At the request of President William Powers Jr., UT has chosen a private legal team with noted experience defending affirmative action to represent the University in Fisher v. University of Texas at Austin.
UT has selected lawyers from the profitable Washington D.C. law firm Latham & Watkins instead of state Attorney General Greg Abbott and his lawyers, who hold the responsibility of representing the University and have defended UT’s position at the district court level through the 5th U.S. Circuit Court of Appeals.
Fisher v. University of Texas was filed in 2008, when two UT students were denied admission. The two contended that the University’s admissions policies, which take race into consideration when not automatically admitted as the top percentile, violated the plaintiff’s right to equal protection of the laws under the 14th Amendment. Rachel Michalewicz has since withdrawn from the suit and Abigail Fisher, now a senior at Lousiana State University, is the only remaining plaintiff.
In a March 29 letter to the state Attorney General’s office requesting the use of outside counsel, Powers stated that the University was at “critical juncture for briefing and argument before the Supreme Court.” Powers also mentioned that such counsel would possess significant experience in higher education and the Supreme Court.
The private legal team includes attorneys Maureen Mahoney and Scott Ballenger, who both successfully defended University of Michigan’s affirmative action program in the landmark 2003 Supreme Court decision Grutter v. Bollinger.
Former U.S. solicitor general Greg Garre, who represented the federal government before the Supreme Court from 2008 to 2009, heads the legal team. Garre has argued a total of 34 cases before the Supreme Court.
The law team was not available for comment on the case since the proceedings are ongoing, Latham & Watkins attorney Scott Ballenger said.
“We’re honored to have been retained by the University in this important case and look forward to presenting our arguments to the Supreme Court,” Ballenger said.
Patricia Ohlendorf, vice president for legal affairs, said the legal team’s experience in successfully briefing and defending Michigan before the Supreme Court in 2003 was “very significant” in their selection.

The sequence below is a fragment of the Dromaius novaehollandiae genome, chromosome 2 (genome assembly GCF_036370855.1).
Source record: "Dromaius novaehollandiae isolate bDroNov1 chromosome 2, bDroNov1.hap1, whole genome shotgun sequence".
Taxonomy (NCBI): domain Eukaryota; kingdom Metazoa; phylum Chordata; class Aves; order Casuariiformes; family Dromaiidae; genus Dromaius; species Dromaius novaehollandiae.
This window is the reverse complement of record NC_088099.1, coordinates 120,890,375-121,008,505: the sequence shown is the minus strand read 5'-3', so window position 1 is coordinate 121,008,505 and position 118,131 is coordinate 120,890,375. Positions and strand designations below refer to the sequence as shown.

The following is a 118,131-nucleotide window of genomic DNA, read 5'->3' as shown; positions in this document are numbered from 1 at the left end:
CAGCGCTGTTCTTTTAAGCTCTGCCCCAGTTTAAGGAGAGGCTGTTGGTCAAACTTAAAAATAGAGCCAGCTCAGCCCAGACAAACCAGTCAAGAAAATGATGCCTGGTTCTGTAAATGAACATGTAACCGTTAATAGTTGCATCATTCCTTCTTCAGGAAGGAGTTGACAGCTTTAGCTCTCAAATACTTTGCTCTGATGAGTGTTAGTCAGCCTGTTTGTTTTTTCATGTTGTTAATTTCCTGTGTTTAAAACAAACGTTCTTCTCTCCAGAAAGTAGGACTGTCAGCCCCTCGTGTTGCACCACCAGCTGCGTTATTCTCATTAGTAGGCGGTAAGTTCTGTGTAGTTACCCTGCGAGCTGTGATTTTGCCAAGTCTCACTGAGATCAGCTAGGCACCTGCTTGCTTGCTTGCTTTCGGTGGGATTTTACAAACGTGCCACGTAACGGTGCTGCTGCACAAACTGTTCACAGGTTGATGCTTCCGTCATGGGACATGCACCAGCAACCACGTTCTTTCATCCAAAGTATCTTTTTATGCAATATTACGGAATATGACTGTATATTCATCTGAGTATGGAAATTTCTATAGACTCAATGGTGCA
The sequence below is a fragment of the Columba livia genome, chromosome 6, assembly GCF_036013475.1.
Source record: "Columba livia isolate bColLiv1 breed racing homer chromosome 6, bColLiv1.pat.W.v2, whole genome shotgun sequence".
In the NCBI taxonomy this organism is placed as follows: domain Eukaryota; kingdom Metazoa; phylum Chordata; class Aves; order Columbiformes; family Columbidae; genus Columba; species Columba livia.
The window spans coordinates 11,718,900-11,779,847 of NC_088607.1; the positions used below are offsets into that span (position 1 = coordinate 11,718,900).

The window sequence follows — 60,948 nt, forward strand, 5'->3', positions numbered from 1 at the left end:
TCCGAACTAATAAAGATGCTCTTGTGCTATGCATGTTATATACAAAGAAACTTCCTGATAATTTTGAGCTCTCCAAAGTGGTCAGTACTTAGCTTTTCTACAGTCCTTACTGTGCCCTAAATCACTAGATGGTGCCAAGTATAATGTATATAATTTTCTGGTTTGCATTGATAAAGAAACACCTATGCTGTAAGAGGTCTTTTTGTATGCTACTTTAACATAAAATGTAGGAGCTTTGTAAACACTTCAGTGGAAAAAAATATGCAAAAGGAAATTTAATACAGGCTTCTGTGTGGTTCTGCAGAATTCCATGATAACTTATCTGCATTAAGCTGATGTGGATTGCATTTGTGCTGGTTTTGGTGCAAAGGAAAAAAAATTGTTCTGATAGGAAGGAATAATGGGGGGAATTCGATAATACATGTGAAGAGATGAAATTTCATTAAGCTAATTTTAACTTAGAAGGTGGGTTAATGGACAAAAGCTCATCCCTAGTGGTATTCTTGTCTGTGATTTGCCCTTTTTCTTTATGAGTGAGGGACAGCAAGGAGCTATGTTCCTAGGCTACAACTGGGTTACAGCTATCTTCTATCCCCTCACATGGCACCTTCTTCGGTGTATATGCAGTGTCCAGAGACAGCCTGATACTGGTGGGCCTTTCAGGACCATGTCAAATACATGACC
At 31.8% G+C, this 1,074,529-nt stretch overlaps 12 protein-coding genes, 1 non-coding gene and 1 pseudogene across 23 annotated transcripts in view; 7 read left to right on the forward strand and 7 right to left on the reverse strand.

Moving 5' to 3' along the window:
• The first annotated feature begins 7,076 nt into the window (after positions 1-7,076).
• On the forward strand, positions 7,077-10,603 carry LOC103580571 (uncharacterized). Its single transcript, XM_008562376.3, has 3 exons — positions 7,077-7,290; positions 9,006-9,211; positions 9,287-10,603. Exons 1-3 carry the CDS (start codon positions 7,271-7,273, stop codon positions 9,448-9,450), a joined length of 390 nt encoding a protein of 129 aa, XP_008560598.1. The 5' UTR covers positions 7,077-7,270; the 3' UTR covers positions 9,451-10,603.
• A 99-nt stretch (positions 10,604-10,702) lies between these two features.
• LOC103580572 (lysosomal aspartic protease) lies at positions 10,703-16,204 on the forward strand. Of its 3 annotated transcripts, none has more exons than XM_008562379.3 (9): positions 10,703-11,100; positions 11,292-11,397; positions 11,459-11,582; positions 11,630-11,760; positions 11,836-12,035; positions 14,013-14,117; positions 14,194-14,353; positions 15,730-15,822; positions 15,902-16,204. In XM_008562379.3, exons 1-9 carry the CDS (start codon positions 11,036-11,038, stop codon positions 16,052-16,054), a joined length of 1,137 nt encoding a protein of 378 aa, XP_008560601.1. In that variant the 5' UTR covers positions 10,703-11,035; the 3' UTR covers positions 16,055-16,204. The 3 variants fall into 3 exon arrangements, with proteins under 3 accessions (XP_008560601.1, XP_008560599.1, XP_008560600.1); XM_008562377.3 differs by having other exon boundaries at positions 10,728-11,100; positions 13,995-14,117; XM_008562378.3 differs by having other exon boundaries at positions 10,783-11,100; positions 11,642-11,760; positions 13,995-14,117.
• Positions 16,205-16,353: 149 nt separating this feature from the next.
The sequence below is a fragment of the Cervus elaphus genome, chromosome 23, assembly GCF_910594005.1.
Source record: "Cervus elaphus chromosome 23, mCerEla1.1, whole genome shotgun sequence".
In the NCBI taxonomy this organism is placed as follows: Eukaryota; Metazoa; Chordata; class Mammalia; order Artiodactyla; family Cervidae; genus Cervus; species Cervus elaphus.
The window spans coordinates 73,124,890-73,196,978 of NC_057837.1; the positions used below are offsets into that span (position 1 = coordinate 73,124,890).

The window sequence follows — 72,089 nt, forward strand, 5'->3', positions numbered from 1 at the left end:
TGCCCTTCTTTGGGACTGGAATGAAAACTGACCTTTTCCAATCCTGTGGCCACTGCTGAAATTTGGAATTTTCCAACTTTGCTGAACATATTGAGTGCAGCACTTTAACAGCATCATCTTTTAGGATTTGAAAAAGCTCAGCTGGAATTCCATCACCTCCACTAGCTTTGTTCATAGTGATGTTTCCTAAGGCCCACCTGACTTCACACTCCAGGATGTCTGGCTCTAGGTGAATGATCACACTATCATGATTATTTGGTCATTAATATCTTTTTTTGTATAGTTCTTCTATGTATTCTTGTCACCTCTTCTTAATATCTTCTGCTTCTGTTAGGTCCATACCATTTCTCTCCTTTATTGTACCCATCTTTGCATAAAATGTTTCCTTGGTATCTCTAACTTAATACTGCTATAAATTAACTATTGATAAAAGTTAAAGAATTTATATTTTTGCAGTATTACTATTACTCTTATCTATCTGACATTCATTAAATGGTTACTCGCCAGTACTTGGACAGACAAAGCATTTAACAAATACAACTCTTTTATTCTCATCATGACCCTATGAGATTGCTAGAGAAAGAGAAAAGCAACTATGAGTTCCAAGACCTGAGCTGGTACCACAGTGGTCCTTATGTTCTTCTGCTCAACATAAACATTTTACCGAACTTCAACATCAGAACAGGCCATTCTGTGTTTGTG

“UT believes that in order to achieve a diverse student body the admission of those freshmen students not admitted through the percentage plan must be done through a full holistic review that includes consideration of many factors, including race and ethnicity,” Ohlendorf said. “This type of holistic review is based upon the 2003 decision by the Supreme Court in Grutter v. Bollinger.”
UT was “absolutely not” concerned with the previous performance of the state Attorney General’s office in defending the case, Ohlendorf said.
“The Attorney General’s office, specifically Solicitor General Jonathan Mitchell and Assistant Solicitor General Jody Hughes, did excellent work on the case,” Ohelndorf said. “It was agreed that if we could get the team who had briefed and argued Grutter v. Bollinger in the U.S. Supreme Court and their Supreme Court practice leader, that it would bring very special expertise and considerable Supreme Court experience to the case.”
In a response letter to Powers authorizing the use of outside counsel, Daniel Hodge, first assistant Attorney General, said Abbot’s office was “ready, willing and able to continue representing the University of Texas in the Fisher case,” but was still willing to defer this decision to the University.
The Supreme Court is expected to schedule oral arguments in October or early November, and issue a decision in the spring or summer of next year.